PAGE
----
Eating Tips: Overweight - Viral Hepatitis and Liver Disease
Attention A T users. To access the menus on this page please perform the following steps. 1. Please switch auto forms mode to off. 2. Hit enter to expand a main menu option (Health, Benefits, etc). 3. To enter and activate the submenu links, hit the down arrow. You will now be able to tab or arrow up or down through the submenu options to access/activate the submenu links.

Viral Hepatitis and Liver Disease


Quick Links

Veterans Crisis Line Badge
My healthevet badge
EBenefits Badge

Eating Tips: Overweight

for Veterans and the Public

If you are overweight - Hepatitis C for Patients

If the recommended BMI seems too difficult to reach, aim for a slow loss of 10 percent of your current weight. (For example, if your current weight is 200 pounds, try to lose 20 pounds.) Just losing that much weight can help with some of the problems linked to having too much fat.

Risks from being overweight

Overweight people sometimes develop fatty deposits in the liver (called "fatty liver") and have abnormal liver test results. Fatty liver can cause long-term problems in people who have chronic hepatitis C. Being overweight also can make your hepatitis C treatment less effective.

Being too fat also can put you at higher risk for diabetes, heart disease, high blood pressure, and some cancers.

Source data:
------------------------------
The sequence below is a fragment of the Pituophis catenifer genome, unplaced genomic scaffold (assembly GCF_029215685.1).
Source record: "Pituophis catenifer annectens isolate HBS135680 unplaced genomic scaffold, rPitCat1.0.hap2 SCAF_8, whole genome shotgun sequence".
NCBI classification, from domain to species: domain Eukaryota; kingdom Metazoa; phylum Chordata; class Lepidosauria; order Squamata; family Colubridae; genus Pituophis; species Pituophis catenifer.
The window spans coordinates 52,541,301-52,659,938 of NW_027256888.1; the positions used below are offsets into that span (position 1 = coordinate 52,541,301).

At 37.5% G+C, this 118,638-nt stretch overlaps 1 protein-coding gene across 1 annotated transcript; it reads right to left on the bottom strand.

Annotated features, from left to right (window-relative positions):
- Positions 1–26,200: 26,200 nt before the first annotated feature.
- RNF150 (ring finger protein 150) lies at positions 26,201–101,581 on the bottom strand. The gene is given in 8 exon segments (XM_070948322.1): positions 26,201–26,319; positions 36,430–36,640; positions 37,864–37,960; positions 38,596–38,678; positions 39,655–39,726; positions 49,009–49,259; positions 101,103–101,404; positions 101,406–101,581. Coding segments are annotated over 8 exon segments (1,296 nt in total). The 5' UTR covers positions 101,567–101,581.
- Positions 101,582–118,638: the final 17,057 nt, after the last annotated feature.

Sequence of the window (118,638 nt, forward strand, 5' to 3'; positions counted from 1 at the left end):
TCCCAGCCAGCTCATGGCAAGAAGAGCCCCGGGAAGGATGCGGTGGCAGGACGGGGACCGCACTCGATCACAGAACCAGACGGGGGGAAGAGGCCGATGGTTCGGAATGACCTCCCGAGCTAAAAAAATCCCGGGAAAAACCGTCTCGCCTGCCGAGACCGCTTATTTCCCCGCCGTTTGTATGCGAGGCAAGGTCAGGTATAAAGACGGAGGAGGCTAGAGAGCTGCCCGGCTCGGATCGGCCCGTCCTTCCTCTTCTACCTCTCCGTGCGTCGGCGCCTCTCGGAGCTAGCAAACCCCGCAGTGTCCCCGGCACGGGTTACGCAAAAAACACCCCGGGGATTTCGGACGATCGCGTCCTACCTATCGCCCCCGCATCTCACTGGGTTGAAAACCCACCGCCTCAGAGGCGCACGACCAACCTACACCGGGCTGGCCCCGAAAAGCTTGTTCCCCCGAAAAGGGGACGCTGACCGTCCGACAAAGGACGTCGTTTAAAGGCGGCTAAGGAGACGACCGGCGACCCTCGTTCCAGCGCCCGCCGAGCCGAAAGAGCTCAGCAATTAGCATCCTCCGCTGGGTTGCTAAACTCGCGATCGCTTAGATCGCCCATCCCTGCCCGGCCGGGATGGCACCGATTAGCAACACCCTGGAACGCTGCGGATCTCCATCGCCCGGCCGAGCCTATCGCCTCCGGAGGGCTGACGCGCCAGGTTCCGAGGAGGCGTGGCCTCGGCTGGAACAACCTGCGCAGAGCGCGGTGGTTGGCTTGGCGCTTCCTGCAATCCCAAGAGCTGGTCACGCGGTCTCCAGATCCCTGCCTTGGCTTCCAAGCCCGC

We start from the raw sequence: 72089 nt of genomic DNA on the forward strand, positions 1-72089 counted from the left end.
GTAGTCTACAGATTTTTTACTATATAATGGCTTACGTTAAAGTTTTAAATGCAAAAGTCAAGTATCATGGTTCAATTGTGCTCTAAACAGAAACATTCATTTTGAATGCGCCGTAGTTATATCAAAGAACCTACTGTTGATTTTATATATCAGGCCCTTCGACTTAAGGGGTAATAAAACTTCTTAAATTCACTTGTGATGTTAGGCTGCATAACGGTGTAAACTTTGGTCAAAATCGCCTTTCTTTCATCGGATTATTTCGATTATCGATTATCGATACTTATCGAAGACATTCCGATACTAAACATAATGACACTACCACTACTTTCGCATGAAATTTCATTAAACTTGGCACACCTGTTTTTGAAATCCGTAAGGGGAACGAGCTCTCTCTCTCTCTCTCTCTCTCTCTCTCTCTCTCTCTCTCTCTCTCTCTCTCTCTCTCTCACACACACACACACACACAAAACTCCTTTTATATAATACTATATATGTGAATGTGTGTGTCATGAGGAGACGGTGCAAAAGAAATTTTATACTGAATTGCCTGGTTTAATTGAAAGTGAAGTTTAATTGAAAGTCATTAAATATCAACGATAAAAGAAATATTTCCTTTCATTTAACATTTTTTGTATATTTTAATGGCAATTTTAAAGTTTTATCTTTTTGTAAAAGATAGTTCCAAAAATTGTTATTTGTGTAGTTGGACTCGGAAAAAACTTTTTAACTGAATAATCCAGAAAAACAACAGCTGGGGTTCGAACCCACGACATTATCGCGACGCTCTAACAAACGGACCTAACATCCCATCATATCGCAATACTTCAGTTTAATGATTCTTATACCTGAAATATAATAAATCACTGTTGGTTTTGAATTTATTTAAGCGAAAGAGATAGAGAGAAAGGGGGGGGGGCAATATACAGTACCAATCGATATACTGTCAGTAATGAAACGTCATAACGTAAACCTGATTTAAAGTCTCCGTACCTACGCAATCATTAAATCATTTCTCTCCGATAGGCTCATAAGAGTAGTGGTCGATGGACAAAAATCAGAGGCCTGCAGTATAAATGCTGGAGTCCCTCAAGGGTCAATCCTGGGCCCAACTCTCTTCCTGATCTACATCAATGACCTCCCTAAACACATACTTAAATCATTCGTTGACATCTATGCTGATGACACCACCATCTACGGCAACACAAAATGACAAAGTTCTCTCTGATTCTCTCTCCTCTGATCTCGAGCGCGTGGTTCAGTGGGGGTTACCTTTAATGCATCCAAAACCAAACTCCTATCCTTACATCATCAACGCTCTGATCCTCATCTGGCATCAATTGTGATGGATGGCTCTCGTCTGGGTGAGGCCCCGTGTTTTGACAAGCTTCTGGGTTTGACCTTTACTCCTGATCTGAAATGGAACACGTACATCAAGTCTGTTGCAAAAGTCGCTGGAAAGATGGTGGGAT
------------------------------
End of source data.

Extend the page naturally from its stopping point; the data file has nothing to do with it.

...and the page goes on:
But people who lose weight slowly can reverse these changes. Keeping off extra weight can improve your liver enzymes and fibrosis, even though the hepatitis C virus is still in your body.

Avoid fad diets, because losing weight too fast can put strain on the liver.

Importance of exercise

Exercise is important, and not just because it helps to keep your weight down. Exercise can improve your appetite, relieve some of the side effects of hepatitis C medications if you are taking them, boost your immune system, and improve your sense of well-being.

Try to have 10-minute blocks of exercise throughout the day. Low-impact exercises such as walking or swimming are the best. For example, start with a 10-minute walk. Participate at a comfortable level, take rest breaks, and increase your activity level slowly (15 to 30 minutes, 3 to 5 days a week).

Remember that patients with cirrhosis can put on "fluid weight." This is different from "fat weight," which is what most of us put on. Fluid weight is managed in a different way. Talk to your health care provider if you have cirrhosis or are retaining fluid in your legs or abdomen.

Remember, if you are overweight, it is important that you begin an exercise routine and start eating a healthy, well-balanced diet. Always talk to your doctor before starting a diet and exercise program.